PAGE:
Of Dogs & Men
From chapter 9, 'Dog Tales'.
"Not only did Charles II bestow his own royal name on the Cavalier King Charles Spaniel, the breed is covered by a special, unrepealed statute. This law states that no King Charles Spaniel is to be denied entry anywhere in the land. They are even allowed admission into both Houses of Parliament. Approbation comes no higher. Another tale actually relates to a dog without a tail. Sophie, a blue Australian Stumpy Tail Cattle Dog, had to swim for an estimated 12 hours after falling out of the family boat. Having survived the perils of the Pacific Ocean, off the coast of Queensland, Sophie made landfall on Keswick Island, where the three-year-old bitch had no fresh water and only lizards to feed on. From this inhospitable refuge, Sophie swam across a dangerous, half-mile passage to St Bees Island, finding both water and a better supply of food. Eventually, a full five months after hitting the water, Dave and Joan Griffiths were reunited with their dog. A display of supreme ingenuity."
Red Sky at Night
From the opening paragraph of chapter 2, 'Glistening Glengyle':
"The blizzard struck from the north without warning, as sudden and brutish as a Viking raid. The wind tore at everything, searching out any weak point in a quest for absolute destruction. The stout walls of Glengyle house stood firm, but outside, who could tell what havoc the furies of the night were wreaking."
An extract from the day I went to help a Lowland farmer with his lambing - so different from life with my hill sheep:
"Half an hour later, the scene which confronts us is one of bedlam: seven new born lambs are being claimed by four ewes or maybe it is five ewes with the seven lambs, or perhaps it should be five ewes with eight lambs - because by this time another lamb has put in an appearance. Bob scratches his head and mutters something I cannot quite catch. We begin to sort them out into adjacent calf pens, now doing stalwart service as lambing pens. Two ewes each with a single lamb and three others with twins. It looks about right. Suddenly one lamb decides that it is not a twin, squeezes through the bars into the next pen and becomes a triplet. Just as I am on my way to investigate this turn of events, one of the ewes reckons that she has not lambed at all, and jumps out into the court, leaving a puzzled lamb behind her. I change course and take off after her, and now an entirely different ewe does not want to be left out and jumps into a pen already occupied by by a ewe and pair. The "triplet", not getting much satisfaction from its adopted mother, decides to try something new, squeezes out into the court and chases after a ewe who was doing nothing at all."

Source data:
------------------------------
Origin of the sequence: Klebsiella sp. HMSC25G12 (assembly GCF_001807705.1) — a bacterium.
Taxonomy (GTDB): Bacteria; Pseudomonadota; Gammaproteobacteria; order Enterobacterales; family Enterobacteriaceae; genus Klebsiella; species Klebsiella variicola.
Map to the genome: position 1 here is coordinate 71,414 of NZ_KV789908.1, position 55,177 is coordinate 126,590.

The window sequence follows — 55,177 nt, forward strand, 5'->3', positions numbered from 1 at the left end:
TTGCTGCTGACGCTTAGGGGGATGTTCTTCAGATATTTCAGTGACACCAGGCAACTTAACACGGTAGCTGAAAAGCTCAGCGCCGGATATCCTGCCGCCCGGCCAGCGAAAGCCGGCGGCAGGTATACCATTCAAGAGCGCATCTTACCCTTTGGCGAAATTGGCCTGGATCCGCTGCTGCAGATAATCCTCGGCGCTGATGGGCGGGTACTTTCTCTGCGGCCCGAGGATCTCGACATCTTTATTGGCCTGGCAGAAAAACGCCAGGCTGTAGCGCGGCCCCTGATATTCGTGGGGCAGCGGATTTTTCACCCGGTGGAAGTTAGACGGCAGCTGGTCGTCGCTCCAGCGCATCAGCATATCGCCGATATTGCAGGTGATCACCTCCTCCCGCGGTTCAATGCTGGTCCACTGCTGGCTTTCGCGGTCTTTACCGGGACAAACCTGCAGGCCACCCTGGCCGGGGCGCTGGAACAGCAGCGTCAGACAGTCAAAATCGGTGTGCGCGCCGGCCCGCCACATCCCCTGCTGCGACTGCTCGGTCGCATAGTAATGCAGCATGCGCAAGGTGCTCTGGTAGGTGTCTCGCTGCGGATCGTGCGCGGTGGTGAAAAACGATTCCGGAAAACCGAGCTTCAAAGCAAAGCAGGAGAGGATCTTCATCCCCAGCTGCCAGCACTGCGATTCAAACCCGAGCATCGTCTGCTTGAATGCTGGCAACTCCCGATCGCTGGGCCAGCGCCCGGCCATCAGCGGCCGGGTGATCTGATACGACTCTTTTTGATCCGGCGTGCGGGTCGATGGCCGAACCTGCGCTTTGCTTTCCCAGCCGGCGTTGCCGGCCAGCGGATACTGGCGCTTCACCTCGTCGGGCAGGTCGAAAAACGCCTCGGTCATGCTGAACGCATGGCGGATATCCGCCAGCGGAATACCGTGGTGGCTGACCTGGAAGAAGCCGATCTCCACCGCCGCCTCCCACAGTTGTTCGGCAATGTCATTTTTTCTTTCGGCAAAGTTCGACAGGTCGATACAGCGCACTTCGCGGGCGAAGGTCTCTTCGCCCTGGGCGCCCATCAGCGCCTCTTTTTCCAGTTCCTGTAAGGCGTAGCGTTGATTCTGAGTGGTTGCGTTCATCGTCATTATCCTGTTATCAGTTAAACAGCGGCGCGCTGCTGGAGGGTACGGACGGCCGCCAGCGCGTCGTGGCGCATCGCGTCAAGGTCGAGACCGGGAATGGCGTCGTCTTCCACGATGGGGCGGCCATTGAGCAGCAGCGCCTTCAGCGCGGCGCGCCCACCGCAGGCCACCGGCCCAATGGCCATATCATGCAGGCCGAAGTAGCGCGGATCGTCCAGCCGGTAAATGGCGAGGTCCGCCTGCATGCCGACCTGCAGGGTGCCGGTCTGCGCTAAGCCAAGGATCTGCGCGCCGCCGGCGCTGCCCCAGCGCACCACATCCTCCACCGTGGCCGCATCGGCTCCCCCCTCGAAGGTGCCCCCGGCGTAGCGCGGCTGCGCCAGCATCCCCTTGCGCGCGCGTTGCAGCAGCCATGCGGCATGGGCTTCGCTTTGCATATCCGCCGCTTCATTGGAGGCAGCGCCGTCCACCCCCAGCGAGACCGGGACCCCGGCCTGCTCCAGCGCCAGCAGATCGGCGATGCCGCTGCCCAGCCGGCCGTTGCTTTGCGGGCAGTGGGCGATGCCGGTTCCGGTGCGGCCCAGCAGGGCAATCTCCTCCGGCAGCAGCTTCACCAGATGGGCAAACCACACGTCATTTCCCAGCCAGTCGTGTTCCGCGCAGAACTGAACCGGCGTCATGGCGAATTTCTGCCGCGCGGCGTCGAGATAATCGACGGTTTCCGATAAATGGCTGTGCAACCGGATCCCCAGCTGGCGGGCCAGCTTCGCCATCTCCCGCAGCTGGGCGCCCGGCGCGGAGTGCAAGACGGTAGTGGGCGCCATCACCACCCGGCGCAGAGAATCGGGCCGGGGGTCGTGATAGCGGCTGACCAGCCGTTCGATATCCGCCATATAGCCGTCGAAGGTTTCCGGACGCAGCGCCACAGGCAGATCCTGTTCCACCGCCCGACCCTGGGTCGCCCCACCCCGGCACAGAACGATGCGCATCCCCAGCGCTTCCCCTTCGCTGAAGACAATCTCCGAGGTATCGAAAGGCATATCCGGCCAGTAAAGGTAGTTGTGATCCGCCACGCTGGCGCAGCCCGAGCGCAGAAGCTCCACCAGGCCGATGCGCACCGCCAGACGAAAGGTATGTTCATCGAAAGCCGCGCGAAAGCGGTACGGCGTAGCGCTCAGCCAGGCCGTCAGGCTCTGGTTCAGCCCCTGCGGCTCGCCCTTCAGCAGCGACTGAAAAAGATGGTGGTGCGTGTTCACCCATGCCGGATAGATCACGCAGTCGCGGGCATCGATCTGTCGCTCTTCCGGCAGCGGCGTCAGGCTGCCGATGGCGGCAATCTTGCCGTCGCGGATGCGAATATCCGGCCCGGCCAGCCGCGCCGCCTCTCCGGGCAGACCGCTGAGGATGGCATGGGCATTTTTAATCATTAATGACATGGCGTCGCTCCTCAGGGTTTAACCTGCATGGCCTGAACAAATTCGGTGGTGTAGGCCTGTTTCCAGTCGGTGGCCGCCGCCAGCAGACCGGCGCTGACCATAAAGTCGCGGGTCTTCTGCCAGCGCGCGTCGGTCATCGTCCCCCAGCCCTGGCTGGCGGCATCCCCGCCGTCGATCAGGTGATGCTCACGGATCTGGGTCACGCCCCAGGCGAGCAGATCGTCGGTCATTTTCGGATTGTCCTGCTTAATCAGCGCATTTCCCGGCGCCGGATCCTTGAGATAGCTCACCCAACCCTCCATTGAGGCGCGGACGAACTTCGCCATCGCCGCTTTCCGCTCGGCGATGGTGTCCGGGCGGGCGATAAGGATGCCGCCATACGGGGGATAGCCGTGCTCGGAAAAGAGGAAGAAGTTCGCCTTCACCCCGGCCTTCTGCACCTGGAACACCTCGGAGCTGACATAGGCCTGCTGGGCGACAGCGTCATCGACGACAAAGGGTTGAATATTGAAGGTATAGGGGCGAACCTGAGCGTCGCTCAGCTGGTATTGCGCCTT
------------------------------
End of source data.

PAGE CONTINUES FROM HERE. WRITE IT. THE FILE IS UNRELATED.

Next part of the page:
Loch Lomond & The Trossachs
Read in detail all about the history, wildlife, folk lore and legend of the entire area in which John Barrington has lived and tended his sheep for more than thirty years.
This guide book has 218 entries and uses all 27 letters of the Scottish Alphabet. Yes, there is one more than English. Learn how the Devil created the Whangie rock formation; where the word "blackmail" comes from; which church minister was taken away by the fairies and what are the Heavenly Dancers.
Concise location maps for each letter will help both visitors and residents to get the most out of Scotland's first National Park.
Out of the Mists
Stories have been used to pass on knowledge and information since the beginning of time. They could also be used to explain anything that was otherwise quite inexplicable.
Shepherds are renowned as storytellers and this is a selection from Barrington's vast repertoire, collected from colleagues and other people over many, many years. The stories themselves span a period from Noah's Ark to a witch of the 20th century.